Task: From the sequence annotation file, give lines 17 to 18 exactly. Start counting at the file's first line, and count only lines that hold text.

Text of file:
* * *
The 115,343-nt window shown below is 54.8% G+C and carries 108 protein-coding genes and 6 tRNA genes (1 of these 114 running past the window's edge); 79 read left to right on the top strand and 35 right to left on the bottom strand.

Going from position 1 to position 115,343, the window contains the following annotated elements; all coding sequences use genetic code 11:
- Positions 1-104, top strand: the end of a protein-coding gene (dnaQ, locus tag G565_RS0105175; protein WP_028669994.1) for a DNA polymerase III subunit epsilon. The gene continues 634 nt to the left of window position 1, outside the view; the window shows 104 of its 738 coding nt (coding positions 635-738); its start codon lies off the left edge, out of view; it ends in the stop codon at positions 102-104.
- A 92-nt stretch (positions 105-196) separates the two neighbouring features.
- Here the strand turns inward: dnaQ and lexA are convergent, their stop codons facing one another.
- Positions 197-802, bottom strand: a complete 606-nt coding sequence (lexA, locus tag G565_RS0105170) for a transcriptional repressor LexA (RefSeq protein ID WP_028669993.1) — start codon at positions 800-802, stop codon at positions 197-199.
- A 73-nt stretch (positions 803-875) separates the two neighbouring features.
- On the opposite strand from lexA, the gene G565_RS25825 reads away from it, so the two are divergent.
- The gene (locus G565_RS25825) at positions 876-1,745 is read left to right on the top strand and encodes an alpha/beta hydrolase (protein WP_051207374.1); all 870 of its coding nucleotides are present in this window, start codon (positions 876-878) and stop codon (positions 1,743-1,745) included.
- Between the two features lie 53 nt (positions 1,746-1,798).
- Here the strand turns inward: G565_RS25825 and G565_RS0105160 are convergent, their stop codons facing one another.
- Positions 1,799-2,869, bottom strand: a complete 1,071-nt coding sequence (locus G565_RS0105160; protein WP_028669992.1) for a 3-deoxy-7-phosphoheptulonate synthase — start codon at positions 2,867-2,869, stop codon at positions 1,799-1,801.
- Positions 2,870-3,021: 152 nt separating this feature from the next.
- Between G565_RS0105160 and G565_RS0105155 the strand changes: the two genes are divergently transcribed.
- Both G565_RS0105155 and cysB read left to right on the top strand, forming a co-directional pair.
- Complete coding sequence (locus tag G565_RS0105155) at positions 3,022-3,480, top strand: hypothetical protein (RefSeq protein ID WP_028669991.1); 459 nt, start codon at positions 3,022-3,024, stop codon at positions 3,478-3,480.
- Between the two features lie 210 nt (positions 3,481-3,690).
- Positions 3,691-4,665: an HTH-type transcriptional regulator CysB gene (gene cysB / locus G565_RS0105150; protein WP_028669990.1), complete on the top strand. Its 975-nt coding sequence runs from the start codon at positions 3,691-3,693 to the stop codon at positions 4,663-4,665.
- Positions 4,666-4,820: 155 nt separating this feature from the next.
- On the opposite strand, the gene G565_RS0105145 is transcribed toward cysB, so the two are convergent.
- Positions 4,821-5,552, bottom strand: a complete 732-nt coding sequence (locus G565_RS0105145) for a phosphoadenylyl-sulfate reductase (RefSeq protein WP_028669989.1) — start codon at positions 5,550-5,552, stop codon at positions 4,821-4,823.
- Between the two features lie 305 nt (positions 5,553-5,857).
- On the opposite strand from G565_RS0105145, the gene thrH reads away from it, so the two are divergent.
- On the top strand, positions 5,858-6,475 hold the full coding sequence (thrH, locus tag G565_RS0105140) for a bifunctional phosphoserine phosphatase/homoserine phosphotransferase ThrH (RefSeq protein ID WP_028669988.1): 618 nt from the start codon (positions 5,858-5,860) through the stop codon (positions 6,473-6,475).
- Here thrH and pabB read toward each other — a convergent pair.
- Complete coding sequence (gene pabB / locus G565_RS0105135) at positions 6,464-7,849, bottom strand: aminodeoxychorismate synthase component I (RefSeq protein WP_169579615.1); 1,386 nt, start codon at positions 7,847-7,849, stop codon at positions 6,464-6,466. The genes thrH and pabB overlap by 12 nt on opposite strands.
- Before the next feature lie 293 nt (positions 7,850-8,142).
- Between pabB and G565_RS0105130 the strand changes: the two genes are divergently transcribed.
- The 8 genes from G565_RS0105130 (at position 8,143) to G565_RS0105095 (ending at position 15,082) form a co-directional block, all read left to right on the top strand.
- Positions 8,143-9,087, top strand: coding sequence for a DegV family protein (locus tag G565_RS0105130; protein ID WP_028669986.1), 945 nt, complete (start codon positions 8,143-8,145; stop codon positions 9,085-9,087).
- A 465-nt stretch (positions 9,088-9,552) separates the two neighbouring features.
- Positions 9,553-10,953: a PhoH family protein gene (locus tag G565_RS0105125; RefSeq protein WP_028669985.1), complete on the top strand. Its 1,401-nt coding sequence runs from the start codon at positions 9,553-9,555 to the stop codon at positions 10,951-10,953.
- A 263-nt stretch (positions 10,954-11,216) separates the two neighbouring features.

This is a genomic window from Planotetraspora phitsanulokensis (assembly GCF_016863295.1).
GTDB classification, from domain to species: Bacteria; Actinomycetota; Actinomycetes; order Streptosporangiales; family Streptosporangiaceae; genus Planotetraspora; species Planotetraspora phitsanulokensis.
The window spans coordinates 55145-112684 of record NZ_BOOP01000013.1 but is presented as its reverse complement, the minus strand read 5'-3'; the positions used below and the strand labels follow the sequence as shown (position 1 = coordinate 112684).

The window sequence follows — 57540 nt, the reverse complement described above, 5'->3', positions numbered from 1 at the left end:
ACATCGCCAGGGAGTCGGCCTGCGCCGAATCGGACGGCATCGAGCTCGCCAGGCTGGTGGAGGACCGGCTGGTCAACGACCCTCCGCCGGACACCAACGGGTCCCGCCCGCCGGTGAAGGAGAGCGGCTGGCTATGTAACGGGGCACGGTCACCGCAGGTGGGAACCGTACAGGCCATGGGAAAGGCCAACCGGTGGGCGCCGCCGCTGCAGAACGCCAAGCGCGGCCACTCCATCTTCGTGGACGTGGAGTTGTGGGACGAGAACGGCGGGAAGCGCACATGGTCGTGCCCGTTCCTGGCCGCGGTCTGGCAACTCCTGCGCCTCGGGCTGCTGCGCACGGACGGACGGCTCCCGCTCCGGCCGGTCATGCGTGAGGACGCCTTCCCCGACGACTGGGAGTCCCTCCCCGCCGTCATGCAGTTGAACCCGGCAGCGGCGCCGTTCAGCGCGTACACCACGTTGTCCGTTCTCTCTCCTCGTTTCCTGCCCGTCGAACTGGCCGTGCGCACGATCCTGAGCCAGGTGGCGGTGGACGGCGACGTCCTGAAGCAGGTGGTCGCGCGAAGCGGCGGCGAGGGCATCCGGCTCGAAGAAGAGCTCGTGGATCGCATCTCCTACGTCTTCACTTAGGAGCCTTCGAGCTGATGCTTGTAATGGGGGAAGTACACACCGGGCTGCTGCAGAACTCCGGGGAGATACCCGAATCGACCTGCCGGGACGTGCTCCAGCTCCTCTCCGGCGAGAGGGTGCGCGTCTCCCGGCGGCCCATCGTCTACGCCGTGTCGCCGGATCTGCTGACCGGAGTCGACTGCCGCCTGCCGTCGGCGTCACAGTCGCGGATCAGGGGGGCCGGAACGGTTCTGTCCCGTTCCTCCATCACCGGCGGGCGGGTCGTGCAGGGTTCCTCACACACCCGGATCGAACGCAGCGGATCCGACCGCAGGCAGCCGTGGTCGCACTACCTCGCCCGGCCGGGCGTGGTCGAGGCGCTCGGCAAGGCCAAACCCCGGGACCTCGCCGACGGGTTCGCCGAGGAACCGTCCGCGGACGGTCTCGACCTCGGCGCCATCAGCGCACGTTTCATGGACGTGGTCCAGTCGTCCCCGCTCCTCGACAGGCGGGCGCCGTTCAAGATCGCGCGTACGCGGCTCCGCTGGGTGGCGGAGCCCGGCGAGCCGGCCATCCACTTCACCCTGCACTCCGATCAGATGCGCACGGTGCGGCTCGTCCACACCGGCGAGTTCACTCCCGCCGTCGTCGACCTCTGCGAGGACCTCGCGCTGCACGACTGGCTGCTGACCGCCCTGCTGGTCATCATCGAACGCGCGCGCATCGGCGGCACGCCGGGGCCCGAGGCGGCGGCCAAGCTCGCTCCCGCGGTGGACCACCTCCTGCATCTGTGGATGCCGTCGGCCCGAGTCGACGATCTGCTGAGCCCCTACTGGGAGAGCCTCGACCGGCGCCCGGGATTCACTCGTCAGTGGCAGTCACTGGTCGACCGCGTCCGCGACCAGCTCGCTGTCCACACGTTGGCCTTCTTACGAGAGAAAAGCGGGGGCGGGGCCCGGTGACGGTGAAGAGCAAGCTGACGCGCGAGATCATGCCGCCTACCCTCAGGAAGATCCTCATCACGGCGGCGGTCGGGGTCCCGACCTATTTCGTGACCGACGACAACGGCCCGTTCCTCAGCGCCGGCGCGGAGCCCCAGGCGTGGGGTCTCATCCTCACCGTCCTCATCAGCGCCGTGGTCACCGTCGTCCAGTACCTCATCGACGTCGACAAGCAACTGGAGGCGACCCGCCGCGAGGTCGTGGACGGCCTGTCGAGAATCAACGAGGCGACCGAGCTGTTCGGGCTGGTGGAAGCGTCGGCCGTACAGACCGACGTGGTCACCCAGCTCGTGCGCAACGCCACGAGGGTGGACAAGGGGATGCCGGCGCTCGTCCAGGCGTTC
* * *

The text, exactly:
- Between the two features lie 210 nt (positions 3,481-3,690).
- Positions 3,691-4,665: an HTH-type transcriptional regulator CysB gene (gene cysB / locus G565_RS0105150; protein WP_028669990.1), complete on the top strand. Its 975-nt coding sequence runs from the start codon at positions 3,691-3,693 to the stop codon at positions 4,663-4,665.